Adventure races ease pressure of treating Hong Kong cancer patients
Coming into work on a high after a solid weekend outdoors or after a good run - that sort of happiness is contagious - says Queen Mary Hospital radiotherapist Jeremy Burton
Does being healthy and working in the health industry go hand in hand? This month we meet three medical professionals who think so, gaining insights from their active pursuits and applying their experiences to help others live well.
As a radiotherapist, Jeremy Burton sees the faces of cancer every day. It's a constant reminder of how short and precious life is and that "you really should do whatever it is that makes you happy". For 23-year-old Burton, that's getting high on the green side of the city.
Burton has been active in Hong Kong's trail running and adventure racing scene since he took part in his first 25km trail race last December.
"I'd never run more than 5km before. My legs were in agony for days after, but I was hooked - it's really addictive," he says, rattling off a long list of races he's taken part in since.
"My family see my Facebook page and wonder if I have a job. That's the great thing about Hong Kong: on weekends there are so many islands to explore and during the week you can sneak in a trail run before work."
Burton, a self-described country boy from England, joined Queen Mary Hospital after graduating. He expected a concrete jungle, but has been pleasantly surprised by the active outdoor lifestyle here.
"I'm fitter than I ever was back home. Before it was all about lifting weights to look good; now it's all about pushing myself and feeling good."
His daily regimen begins at 6am with a workout - be it a run, swim, or paddle. "When I start work I feel like I'm 10 steps ahead of my colleagues, and my former self."
On the weekends, he pairs up with girlfriend Natalie in local adventure races.
"Every day I meet people going through a lot in their lives. You can't be miserable for them; it's always good to have a smile on your face. Being positive comes naturally to me, but coming into work on a high after a solid weekend outdoors or after a good run - that sort of happiness is contagious."
Having to face cancer every day, throwing myself into sport has been a good way to deal with the challenges. Some parts of the job, such as dealing with small children and babies who are suffering, can be really tough. But the ones that do make it - which is the majority - make up for it. It's great to see patients come back recovered and healthy.
Lifestyle choices have an impact on your health later in life - alcohol and smoking are two obvious choices. Personally, if there's an occasion to celebrate, I will, like any other 23-year-old. But I believe training brings great balance; when you have a race the next day it's also motivation to make the right choices.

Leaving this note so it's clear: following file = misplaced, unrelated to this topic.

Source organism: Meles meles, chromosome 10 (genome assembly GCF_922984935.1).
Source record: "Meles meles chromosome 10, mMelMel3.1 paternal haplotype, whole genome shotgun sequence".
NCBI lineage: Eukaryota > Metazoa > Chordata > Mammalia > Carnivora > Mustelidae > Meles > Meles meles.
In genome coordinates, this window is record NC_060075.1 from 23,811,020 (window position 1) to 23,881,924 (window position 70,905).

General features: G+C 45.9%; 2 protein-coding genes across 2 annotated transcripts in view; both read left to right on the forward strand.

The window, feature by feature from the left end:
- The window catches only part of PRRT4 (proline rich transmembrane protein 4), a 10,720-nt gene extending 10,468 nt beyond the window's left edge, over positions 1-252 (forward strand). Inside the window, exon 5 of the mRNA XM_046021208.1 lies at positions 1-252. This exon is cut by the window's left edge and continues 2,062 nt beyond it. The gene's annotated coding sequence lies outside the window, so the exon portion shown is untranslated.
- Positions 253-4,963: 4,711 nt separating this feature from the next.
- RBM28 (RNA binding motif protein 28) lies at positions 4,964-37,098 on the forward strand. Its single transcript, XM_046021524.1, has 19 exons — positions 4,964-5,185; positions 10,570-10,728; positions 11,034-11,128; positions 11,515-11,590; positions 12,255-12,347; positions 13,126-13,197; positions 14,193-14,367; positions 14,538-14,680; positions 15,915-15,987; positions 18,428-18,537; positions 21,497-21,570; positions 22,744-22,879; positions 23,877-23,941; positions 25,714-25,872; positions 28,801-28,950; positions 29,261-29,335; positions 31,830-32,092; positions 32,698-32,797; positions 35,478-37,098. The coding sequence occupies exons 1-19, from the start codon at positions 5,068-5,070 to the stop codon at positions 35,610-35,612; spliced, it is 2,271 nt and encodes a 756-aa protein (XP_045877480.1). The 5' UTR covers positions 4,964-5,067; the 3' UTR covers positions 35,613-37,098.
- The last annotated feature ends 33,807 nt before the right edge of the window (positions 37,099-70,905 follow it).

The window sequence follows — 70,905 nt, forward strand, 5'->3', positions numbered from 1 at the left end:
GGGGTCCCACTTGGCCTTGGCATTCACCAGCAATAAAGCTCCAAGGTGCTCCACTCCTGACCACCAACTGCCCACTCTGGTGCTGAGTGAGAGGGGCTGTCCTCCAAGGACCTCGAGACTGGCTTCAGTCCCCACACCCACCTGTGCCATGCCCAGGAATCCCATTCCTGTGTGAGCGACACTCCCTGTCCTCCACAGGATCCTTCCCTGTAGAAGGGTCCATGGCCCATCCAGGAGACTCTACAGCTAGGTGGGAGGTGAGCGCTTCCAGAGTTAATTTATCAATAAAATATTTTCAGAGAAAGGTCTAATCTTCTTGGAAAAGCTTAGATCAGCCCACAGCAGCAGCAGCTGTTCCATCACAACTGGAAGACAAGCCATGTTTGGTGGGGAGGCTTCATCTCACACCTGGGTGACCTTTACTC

No matter how tired I am when I exercise, I feel so much better afterwards. It gives me so much more energy than I seem to begin with.
I don't follow a strict training routine. Any week can involve dragon boating, hiking, trail running, kayaking or swimming. Sometimes I do a few different sports in a day. Last week I trained for 17½ hours. Maybe it's a bit much, but I love it.
Many people believe bigger is better when it comes to race distances, but I have no desire to race ultramarathons. One hundred kilometres is quite hard on the body. You also have to be really committed to run all that way. For now, I love the variety and just being fit for life.
I'm a sucker for smoothies. I start my day with a breakfast smoothie on-the-go and eat nuts for a mid-morning snack. I'd love to cook more at home, but my kitchen is so tiny, and it's often cheaper to eat out. But when I do, it's simple: green vegetables and a bit of meat.
Running might be free, but racing isn't cheap. Race fees add up after a while, and it's easy to run through a pair of shoes within a few months if you're racing as often as I am. On the flipside, you get lots of free T-shirts.
I love that everyone's a winner in Hong Kong. At the finish of every race someone is always clapping. You always win a medal, and often there are prizes, which can get a little strange at times, but it puts a smile on your face.
Competing with your partner can certainly test a relationship. We only ever argue during races. I'm always trying to encourage her to run up the hills; she's always yelling, " leave me alone" - it can be hard to keep a straight face. I'm a stronger runner but she has the upper hand with paddling, so it's a good team effort.
I didn't even know what dragon boating was before I moved to Hong Kong. Although [Natalie and I] often paddle together, we are in rival dragon boating teams. I think it's healthy to balance out the teamwork with a bit of competitive rivalry.